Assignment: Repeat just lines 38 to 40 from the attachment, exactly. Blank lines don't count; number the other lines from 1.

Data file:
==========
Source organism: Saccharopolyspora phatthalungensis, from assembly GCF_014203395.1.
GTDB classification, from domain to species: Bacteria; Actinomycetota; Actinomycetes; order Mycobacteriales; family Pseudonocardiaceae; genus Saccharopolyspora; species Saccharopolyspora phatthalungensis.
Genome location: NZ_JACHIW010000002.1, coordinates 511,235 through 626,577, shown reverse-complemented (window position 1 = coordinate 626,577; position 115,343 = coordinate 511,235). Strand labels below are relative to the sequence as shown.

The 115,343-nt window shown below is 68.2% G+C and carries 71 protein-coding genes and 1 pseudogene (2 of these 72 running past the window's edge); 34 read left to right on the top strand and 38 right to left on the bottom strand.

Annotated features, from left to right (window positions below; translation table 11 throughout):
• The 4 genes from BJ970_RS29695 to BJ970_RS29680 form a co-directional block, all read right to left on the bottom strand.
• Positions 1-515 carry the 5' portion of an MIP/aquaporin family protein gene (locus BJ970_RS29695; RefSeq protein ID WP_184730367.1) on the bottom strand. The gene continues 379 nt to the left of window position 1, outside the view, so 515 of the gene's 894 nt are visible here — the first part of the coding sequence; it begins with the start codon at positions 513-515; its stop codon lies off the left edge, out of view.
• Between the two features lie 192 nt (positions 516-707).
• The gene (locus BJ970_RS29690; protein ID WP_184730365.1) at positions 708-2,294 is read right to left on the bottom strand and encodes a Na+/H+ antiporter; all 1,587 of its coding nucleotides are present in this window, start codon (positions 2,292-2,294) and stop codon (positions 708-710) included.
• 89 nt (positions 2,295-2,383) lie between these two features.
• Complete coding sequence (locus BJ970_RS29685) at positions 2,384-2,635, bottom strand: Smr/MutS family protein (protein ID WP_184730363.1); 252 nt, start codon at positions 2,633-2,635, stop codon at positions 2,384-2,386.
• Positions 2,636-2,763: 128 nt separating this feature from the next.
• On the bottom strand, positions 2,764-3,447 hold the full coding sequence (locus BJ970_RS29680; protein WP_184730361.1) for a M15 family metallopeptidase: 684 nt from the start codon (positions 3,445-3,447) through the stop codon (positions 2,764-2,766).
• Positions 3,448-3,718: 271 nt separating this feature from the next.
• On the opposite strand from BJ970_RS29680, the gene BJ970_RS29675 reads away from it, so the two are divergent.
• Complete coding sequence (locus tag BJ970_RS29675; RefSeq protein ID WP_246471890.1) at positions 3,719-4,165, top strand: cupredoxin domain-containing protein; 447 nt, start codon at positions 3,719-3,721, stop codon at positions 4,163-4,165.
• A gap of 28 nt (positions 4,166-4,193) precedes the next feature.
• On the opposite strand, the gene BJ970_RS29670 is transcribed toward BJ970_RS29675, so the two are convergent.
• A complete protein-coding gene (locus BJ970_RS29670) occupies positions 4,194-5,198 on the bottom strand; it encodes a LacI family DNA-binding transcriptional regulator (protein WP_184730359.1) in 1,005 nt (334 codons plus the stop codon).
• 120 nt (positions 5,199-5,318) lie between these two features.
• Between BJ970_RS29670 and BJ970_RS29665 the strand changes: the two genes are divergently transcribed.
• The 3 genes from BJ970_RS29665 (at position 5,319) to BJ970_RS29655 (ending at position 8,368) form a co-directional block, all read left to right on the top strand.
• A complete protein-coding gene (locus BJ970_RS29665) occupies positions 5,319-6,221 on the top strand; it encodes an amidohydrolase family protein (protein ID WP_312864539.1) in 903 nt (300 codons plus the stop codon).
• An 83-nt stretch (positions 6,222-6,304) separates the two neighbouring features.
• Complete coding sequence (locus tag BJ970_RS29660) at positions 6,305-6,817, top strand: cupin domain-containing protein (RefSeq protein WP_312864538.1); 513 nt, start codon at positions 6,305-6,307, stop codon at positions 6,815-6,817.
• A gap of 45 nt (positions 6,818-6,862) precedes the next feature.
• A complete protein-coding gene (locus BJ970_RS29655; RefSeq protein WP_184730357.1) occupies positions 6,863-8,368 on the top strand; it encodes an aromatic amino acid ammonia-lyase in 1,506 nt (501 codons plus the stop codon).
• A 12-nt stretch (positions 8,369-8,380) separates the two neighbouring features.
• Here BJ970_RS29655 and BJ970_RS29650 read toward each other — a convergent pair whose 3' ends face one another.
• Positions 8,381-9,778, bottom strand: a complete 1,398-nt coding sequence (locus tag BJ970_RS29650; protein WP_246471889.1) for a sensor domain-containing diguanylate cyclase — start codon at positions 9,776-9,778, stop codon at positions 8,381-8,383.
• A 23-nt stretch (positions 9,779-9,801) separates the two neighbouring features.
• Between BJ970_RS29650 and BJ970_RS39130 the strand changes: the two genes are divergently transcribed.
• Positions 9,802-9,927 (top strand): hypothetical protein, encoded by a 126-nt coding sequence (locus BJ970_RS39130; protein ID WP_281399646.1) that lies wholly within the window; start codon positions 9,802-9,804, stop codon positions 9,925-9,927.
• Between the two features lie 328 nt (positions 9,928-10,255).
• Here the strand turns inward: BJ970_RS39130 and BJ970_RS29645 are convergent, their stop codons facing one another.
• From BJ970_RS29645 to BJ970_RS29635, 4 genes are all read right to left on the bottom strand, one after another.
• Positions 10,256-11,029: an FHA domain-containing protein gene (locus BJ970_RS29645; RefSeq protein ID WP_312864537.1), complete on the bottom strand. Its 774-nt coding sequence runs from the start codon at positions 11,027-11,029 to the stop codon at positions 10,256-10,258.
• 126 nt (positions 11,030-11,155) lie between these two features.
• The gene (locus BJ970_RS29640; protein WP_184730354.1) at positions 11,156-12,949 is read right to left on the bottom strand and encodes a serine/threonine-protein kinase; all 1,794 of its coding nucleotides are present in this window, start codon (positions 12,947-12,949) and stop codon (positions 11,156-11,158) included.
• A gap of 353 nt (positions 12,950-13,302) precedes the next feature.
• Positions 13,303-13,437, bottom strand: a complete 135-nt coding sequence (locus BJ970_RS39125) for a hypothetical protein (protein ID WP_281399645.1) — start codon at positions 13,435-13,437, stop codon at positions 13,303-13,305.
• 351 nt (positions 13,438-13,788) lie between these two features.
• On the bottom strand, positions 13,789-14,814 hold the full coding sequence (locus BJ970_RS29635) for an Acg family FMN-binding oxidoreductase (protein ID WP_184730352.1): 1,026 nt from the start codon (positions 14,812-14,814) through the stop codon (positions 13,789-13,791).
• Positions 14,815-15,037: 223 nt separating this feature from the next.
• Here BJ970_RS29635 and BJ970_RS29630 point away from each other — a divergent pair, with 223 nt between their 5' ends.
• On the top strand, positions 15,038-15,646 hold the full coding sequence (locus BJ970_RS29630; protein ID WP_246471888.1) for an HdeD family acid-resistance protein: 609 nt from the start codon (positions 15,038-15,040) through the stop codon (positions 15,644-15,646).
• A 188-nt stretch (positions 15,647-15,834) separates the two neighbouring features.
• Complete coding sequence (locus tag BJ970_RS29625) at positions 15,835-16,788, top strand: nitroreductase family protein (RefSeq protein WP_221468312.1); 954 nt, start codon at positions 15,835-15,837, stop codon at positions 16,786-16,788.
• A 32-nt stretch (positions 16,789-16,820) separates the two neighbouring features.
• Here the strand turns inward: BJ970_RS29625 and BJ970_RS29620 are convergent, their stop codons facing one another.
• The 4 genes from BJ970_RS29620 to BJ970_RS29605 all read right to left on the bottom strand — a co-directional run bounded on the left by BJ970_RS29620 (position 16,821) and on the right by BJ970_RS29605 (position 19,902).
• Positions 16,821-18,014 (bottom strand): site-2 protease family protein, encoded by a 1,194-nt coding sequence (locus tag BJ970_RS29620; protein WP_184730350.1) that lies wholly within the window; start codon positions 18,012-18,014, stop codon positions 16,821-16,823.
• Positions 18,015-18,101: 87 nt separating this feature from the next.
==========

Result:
• 126 nt (positions 11,030-11,155) lie between these two features.
• The gene (locus BJ970_RS29640; protein WP_184730354.1) at positions 11,156-12,949 is read right to left on the bottom strand and encodes a serine/threonine-protein kinase; all 1,794 of its coding nucleotides are present in this window, start codon (positions 12,947-12,949) and stop codon (positions 11,156-11,158) included.
• A gap of 353 nt (positions 12,950-13,302) precedes the next feature.